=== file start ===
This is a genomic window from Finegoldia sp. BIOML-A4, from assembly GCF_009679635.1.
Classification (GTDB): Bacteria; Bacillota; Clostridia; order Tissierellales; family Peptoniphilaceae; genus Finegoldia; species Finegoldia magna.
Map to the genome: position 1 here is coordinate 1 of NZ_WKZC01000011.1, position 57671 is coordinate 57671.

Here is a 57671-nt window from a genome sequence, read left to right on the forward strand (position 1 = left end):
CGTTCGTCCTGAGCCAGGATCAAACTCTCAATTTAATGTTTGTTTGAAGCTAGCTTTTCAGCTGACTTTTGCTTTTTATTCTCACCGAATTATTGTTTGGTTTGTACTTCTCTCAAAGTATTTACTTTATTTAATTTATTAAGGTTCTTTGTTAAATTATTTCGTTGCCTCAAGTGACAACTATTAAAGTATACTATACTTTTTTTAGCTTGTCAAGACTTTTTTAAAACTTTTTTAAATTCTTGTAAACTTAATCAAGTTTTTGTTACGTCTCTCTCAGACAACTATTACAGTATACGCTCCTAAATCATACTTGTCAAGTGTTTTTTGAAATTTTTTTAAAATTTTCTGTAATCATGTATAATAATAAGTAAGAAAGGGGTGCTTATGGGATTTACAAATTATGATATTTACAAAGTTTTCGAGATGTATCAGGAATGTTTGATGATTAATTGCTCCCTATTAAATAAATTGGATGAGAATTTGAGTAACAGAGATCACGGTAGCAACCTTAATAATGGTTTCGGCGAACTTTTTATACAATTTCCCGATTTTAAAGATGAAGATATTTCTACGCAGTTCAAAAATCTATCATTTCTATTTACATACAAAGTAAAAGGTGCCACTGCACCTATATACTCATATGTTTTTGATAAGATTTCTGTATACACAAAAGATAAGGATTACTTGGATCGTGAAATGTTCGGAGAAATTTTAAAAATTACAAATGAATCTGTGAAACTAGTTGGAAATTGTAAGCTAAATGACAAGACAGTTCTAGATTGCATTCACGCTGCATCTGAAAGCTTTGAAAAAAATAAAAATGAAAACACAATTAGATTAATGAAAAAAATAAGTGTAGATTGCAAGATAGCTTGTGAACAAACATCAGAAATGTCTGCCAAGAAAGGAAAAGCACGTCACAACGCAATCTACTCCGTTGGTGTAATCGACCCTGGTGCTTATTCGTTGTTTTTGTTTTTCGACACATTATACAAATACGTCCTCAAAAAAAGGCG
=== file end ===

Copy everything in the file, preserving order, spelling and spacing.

This is a genomic window from Finegoldia sp. BIOML-A4, from assembly GCF_009679635.1.
Classification (GTDB): Bacteria; Bacillota; Clostridia; order Tissierellales; family Peptoniphilaceae; genus Finegoldia; species Finegoldia magna.
Map to the genome: position 1 here is coordinate 1 of NZ_WKZC01000011.1, position 57671 is coordinate 57671.

Here is a 57671-nt window from a genome sequence, read left to right on the forward strand (position 1 = left end):
CGTTCGTCCTGAGCCAGGATCAAACTCTCAATTTAATGTTTGTTTGAAGCTAGCTTTTCAGCTGACTTTTGCTTTTTATTCTCACCGAATTATTGTTTGGTTTGTACTTCTCTCAAAGTATTTACTTTATTTAATTTATTAAGGTTCTTTGTTAAATTATTTCGTTGCCTCAAGTGACAACTATTAAAGTATACTATACTTTTTTTAGCTTGTCAAGACTTTTTTAAAACTTTTTTAAATTCTTGTAAACTTAATCAAGTTTTTGTTACGTCTCTCTCAGACAACTATTACAGTATACGCTCCTAAATCATACTTGTCAAGTGTTTTTTGAAATTTTTTTAAAATTTTCTGTAATCATGTATAATAATAAGTAAGAAAGGGGTGCTTATGGGATTTACAAATTATGATATTTACAAAGTTTTCGAGATGTATCAGGAATGTTTGATGATTAATTGCTCCCTATTAAATAAATTGGATGAGAATTTGAGTAACAGAGATCACGGTAGCAACCTTAATAATGGTTTCGGCGAACTTTTTATACAATTTCCCGATTTTAAAGATGAAGATATTTCTACGCAGTTCAAAAATCTATCATTTCTATTTACATACAAAGTAAAAGGTGCCACTGCACCTATATACTCATATGTTTTTGATAAGATTTCTGTATACACAAAAGATAAGGATTACTTGGATCGTGAAATGTTCGGAGAAATTTTAAAAATTACAAATGAATCTGTGAAACTAGTTGGAAATTGTAAGCTAAATGACAAGACAGTTCTAGATTGCATTCACGCTGCATCTGAAAGCTTTGAAAAAAATAAAAATGAAAACACAATTAGATTAATGAAAAAAATAAGTGTAGATTGCAAGATAGCTTGTGAACAAACATCAGAAATGTCTGCCAAGAAAGGAAAAGCACGTCACAACGCAATCTACTCCGTTGGTGTAATCGACCCTGGTGCTTATTCGTTGTTTTTGTTTTTCGACACATTATACAAATACGTCCTCAAAAAAAGGCG